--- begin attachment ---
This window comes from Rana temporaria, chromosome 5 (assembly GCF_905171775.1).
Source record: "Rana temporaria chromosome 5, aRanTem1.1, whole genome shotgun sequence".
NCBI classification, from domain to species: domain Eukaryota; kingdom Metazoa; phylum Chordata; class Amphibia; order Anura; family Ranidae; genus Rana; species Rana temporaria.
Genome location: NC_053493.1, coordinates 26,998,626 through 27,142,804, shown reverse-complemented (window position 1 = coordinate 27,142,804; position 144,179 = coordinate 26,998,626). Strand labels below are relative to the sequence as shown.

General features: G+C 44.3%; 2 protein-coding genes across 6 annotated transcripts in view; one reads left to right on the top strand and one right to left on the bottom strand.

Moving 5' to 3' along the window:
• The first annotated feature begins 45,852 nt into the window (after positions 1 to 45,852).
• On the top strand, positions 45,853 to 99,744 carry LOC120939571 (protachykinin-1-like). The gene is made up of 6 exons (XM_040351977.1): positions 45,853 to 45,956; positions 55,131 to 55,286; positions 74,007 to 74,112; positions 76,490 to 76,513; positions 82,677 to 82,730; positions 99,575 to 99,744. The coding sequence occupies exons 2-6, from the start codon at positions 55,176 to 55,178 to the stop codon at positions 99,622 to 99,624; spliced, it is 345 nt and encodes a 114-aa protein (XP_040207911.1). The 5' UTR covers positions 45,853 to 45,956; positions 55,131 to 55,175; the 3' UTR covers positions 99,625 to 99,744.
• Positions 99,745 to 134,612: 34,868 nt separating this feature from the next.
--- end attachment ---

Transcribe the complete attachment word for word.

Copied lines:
This window comes from Rana temporaria, chromosome 5 (assembly GCF_905171775.1).
Source record: "Rana temporaria chromosome 5, aRanTem1.1, whole genome shotgun sequence".
NCBI classification, from domain to species: domain Eukaryota; kingdom Metazoa; phylum Chordata; class Amphibia; order Anura; family Ranidae; genus Rana; species Rana temporaria.
Genome location: NC_053493.1, coordinates 26,998,626 through 27,142,804, shown reverse-complemented (window position 1 = coordinate 27,142,804; position 144,179 = coordinate 26,998,626). Strand labels below are relative to the sequence as shown.

General features: G+C 44.3%; 2 protein-coding genes across 6 annotated transcripts in view; one reads left to right on the top strand and one right to left on the bottom strand.

Moving 5' to 3' along the window:
• The first annotated feature begins 45,852 nt into the window (after positions 1 to 45,852).
• On the top strand, positions 45,853 to 99,744 carry LOC120939571 (protachykinin-1-like). The gene is made up of 6 exons (XM_040351977.1): positions 45,853 to 45,956; positions 55,131 to 55,286; positions 74,007 to 74,112; positions 76,490 to 76,513; positions 82,677 to 82,730; positions 99,575 to 99,744. The coding sequence occupies exons 2-6, from the start codon at positions 55,176 to 55,178 to the stop codon at positions 99,622 to 99,624; spliced, it is 345 nt and encodes a 114-aa protein (XP_040207911.1). The 5' UTR covers positions 45,853 to 45,956; positions 55,131 to 55,175; the 3' UTR covers positions 99,625 to 99,744.
• Positions 99,745 to 134,612: 34,868 nt separating this feature from the next.